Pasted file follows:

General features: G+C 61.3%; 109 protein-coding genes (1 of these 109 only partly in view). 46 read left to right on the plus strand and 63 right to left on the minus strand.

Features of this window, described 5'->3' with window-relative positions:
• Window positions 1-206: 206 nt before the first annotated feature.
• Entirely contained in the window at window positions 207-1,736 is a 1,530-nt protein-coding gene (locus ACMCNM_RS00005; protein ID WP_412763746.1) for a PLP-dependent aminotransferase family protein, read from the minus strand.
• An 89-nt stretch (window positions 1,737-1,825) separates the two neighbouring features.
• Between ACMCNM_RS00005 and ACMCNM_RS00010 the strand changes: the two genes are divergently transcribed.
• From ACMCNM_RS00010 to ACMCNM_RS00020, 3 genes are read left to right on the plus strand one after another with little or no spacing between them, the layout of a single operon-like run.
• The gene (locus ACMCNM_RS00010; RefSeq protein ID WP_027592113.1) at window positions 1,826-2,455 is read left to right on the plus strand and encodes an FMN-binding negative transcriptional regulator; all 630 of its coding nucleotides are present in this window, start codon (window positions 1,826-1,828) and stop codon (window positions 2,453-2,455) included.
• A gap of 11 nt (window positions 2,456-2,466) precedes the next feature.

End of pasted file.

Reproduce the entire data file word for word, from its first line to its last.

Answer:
General features: G+C 61.3%; 109 protein-coding genes (1 of these 109 only partly in view). 46 read left to right on the plus strand and 63 right to left on the minus strand.

Features of this window, described 5'->3' with window-relative positions:
• Window positions 1-206: 206 nt before the first annotated feature.
• Entirely contained in the window at window positions 207-1,736 is a 1,530-nt protein-coding gene (locus ACMCNM_RS00005; protein ID WP_412763746.1) for a PLP-dependent aminotransferase family protein, read from the minus strand.
• An 89-nt stretch (window positions 1,737-1,825) separates the two neighbouring features.
• Between ACMCNM_RS00005 and ACMCNM_RS00010 the strand changes: the two genes are divergently transcribed.
• From ACMCNM_RS00010 to ACMCNM_RS00020, 3 genes are read left to right on the plus strand one after another with little or no spacing between them, the layout of a single operon-like run.
• The gene (locus ACMCNM_RS00010; RefSeq protein ID WP_027592113.1) at window positions 1,826-2,455 is read left to right on the plus strand and encodes an FMN-binding negative transcriptional regulator; all 630 of its coding nucleotides are present in this window, start codon (window positions 1,826-1,828) and stop codon (window positions 2,453-2,455) included.
• A gap of 11 nt (window positions 2,456-2,466) precedes the next feature.